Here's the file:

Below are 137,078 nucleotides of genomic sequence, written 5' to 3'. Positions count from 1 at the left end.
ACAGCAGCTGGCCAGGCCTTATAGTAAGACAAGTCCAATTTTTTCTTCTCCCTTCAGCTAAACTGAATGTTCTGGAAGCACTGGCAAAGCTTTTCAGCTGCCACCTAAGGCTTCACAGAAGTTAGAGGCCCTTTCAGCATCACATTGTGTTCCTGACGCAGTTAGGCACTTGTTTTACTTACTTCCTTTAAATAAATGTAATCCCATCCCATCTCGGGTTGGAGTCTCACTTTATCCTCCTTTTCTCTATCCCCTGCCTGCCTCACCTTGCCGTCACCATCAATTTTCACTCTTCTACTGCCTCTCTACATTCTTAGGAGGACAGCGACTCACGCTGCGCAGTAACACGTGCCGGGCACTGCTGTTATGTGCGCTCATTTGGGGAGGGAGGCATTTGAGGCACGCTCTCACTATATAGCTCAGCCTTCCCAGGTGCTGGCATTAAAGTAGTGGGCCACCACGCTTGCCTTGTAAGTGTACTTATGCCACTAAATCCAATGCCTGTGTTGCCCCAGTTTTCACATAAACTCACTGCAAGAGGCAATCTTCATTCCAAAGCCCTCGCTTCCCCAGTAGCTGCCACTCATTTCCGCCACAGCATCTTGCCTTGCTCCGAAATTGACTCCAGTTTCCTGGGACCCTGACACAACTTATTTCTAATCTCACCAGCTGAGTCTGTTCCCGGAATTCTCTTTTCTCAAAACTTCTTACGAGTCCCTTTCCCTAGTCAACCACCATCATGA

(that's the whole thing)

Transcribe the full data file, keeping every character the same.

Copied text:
Below are 137,078 nucleotides of genomic sequence, written 5' to 3'. Positions count from 1 at the left end.
ACAGCAGCTGGCCAGGCCTTATAGTAAGACAAGTCCAATTTTTTCTTCTCCCTTCAGCTAAACTGAATGTTCTGGAAGCACTGGCAAAGCTTTTCAGCTGCCACCTAAGGCTTCACAGAAGTTAGAGGCCCTTTCAGCATCACATTGTGTTCCTGACGCAGTTAGGCACTTGTTTTACTTACTTCCTTTAAATAAATGTAATCCCATCCCATCTCGGGTTGGAGTCTCACTTTATCCTCCTTTTCTCTATCCCCTGCCTGCCTCACCTTGCCGTCACCATCAATTTTCACTCTTCTACTGCCTCTCTACATTCTTAGGAGGACAGCGACTCACGCTGCGCAGTAACACGTGCCGGGCACTGCTGTTATGTGCGCTCATTTGGGGAGGGAGGCATTTGAGGCACGCTCTCACTATATAGCTCAGCCTTCCCAGGTGCTGGCATTAAAGTAGTGGGCCACCACGCTTGCCTTGTAAGTGTACTTATGCCACTAAATCCAATGCCTGTGTTGCCCCAGTTTTCACATAAACTCACTGCAAGAGGCAATCTTCATTCCAAAGCCCTCGCTTCCCCAGTAGCTGCCACTCATTTCCGCCACAGCATCTTGCCTTGCTCCGAAATTGACTCCAGTTTCCTGGGACCCTGACACAACTTATTTCTAATCTCACCAGCTGAGTCTGTTCCCGGAATTCTCTTTTCTCAAAACTTCTTACGAGTCCCTTTCCCTAGTCAACCACCATCATGA